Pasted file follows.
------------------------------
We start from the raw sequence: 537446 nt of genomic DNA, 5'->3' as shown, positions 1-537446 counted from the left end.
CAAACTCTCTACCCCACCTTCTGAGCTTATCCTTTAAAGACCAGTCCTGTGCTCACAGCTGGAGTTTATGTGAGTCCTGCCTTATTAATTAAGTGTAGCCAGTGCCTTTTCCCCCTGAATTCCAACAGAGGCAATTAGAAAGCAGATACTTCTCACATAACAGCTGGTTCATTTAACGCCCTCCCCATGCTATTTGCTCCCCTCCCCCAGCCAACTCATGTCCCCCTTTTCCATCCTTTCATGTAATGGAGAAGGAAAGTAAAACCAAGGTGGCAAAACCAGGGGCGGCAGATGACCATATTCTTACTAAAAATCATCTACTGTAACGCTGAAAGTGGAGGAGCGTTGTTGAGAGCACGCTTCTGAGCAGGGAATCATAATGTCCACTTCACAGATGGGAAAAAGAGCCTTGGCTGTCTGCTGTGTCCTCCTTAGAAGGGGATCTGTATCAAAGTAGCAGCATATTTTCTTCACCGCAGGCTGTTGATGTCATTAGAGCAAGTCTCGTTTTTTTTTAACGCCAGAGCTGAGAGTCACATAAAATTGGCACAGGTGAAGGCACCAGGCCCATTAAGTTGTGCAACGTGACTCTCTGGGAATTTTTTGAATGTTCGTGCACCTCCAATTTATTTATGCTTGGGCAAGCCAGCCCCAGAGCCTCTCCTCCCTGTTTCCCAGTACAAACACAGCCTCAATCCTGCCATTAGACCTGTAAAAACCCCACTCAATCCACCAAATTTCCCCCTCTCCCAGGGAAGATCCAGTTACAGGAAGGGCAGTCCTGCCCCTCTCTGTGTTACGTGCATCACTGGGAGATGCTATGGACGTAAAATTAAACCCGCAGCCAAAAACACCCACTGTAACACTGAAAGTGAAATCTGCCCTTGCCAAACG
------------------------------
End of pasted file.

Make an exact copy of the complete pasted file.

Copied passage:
We start from the raw sequence: 537446 nt of genomic DNA, 5'->3' as shown, positions 1-537446 counted from the left end.
CAAACTCTCTACCCCACCTTCTGAGCTTATCCTTTAAAGACCAGTCCTGTGCTCACAGCTGGAGTTTATGTGAGTCCTGCCTTATTAATTAAGTGTAGCCAGTGCCTTTTCCCCCTGAATTCCAACAGAGGCAATTAGAAAGCAGATACTTCTCACATAACAGCTGGTTCATTTAACGCCCTCCCCATGCTATTTGCTCCCCTCCCCCAGCCAACTCATGTCCCCCTTTTCCATCCTTTCATGTAATGGAGAAGGAAAGTAAAACCAAGGTGGCAAAACCAGGGGCGGCAGATGACCATATTCTTACTAAAAATCATCTACTGTAACGCTGAAAGTGGAGGAGCGTTGTTGAGAGCACGCTTCTGAGCAGGGAATCATAATGTCCACTTCACAGATGGGAAAAAGAGCCTTGGCTGTCTGCTGTGTCCTCCTTAGAAGGGGATCTGTATCAAAGTAGCAGCATATTTTCTTCACCGCAGGCTGTTGATGTCATTAGAGCAAGTCTCGTTTTTTTTTAACGCCAGAGCTGAGAGTCACATAAAATTGGCACAGGTGAAGGCACCAGGCCCATTAAGTTGTGCAACGTGACTCTCTGGGAATTTTTTGAATGTTCGTGCACCTCCAATTTATTTATGCTTGGGCAAGCCAGCCCCAGAGCCTCTCCTCCCTGTTTCCCAGTACAAACACAGCCTCAATCCTGCCATTAGACCTGTAAAAACCCCACTCAATCCACCAAATTTCCCCCTCTCCCAGGGAAGATCCAGTTACAGGAAGGGCAGTCCTGCCCCTCTCTGTGTTACGTGCATCACTGGGAGATGCTATGGACGTAAAATTAAACCCGCAGCCAAAAACACCCACTGTAACACTGAAAGTGAAATCTGCCCTTGCCAAACG